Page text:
The nation's spy court approved a record number of requests to search or eavesdrop on suspected terrorists and spies last year, the Justice Department said Wednesday.
The Foreign Intelligence Surveillance Court approved 2,370 warrants last year targeting people in the United States believed to be linked to international terror organizations.
That figure represents a 9 percent increase over 2006. The number of warrants has more than doubled since the terrorist attacks of 2001.
The secret intelligence court was established in 1978 to authorize surveillance of suspected spies inside the U.S.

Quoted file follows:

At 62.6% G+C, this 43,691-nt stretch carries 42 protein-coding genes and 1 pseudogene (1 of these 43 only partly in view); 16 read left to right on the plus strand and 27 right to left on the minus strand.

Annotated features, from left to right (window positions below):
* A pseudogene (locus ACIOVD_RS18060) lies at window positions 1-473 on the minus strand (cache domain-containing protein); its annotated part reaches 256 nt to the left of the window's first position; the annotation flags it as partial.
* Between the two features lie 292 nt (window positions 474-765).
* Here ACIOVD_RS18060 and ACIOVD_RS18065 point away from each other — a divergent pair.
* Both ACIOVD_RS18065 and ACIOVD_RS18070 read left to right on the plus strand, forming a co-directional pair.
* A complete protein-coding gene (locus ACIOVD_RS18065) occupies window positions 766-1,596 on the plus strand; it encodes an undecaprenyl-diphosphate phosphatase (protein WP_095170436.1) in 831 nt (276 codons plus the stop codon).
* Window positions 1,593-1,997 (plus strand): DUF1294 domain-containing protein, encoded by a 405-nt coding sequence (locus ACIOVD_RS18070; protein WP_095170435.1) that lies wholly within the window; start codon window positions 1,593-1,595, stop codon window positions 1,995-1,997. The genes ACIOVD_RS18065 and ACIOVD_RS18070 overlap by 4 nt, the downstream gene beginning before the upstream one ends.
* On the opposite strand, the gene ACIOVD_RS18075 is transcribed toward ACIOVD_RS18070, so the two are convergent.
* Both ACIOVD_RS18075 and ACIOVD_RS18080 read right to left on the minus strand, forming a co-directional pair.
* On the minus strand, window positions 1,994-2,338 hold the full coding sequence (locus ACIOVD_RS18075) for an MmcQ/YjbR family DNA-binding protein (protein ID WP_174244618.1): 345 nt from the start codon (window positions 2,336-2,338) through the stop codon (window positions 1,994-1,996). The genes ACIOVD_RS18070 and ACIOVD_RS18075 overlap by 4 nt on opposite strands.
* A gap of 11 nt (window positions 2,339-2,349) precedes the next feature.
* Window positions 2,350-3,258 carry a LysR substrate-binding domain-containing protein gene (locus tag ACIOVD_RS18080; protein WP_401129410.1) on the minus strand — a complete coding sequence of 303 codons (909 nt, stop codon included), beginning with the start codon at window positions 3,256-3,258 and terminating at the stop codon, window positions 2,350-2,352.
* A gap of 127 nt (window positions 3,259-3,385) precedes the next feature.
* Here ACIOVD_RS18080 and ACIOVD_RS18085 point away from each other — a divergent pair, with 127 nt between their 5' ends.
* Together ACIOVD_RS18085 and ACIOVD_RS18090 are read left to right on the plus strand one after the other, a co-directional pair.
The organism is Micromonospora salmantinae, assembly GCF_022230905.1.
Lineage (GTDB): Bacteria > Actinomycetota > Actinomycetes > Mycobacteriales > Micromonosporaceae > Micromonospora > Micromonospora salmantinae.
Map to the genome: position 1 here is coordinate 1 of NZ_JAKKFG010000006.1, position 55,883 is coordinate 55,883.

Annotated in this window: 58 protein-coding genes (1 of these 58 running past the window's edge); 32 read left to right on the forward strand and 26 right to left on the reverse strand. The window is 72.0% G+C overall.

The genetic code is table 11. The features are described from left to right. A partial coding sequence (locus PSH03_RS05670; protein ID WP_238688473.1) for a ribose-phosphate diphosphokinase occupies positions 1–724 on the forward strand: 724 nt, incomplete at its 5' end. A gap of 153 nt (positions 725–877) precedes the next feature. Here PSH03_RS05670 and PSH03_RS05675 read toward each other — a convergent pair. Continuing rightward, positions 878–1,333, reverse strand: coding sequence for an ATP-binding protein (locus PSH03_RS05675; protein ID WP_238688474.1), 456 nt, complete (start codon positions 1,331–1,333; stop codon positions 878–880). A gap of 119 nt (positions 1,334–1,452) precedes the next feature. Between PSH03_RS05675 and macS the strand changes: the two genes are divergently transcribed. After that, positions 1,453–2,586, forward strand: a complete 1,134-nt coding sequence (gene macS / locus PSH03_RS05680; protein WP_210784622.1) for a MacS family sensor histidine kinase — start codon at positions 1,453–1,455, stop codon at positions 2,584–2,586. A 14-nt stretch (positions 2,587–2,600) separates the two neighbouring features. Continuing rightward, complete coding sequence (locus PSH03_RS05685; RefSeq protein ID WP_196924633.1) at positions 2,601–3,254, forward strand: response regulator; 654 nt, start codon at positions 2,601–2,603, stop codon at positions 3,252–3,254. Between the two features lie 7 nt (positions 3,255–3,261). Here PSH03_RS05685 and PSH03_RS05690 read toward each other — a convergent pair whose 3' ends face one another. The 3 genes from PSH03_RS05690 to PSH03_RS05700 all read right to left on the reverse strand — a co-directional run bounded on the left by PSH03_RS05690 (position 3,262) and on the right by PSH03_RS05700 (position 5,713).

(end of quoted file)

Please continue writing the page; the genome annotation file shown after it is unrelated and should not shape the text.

The court denied three warrant applications in full and partially denied one, the Justice Department said. Eighty-six times judges sent requests back to the government for changes before approving them.
Those oversight numbers also represent an increase over last year, when the court partially denied only one application and required changes to 73 applications.
Because the workings of the court are secret, however, it's impossible to know whether that increase is due to more court oversight, more aggressive government efforts or simply the nuances of individual cases.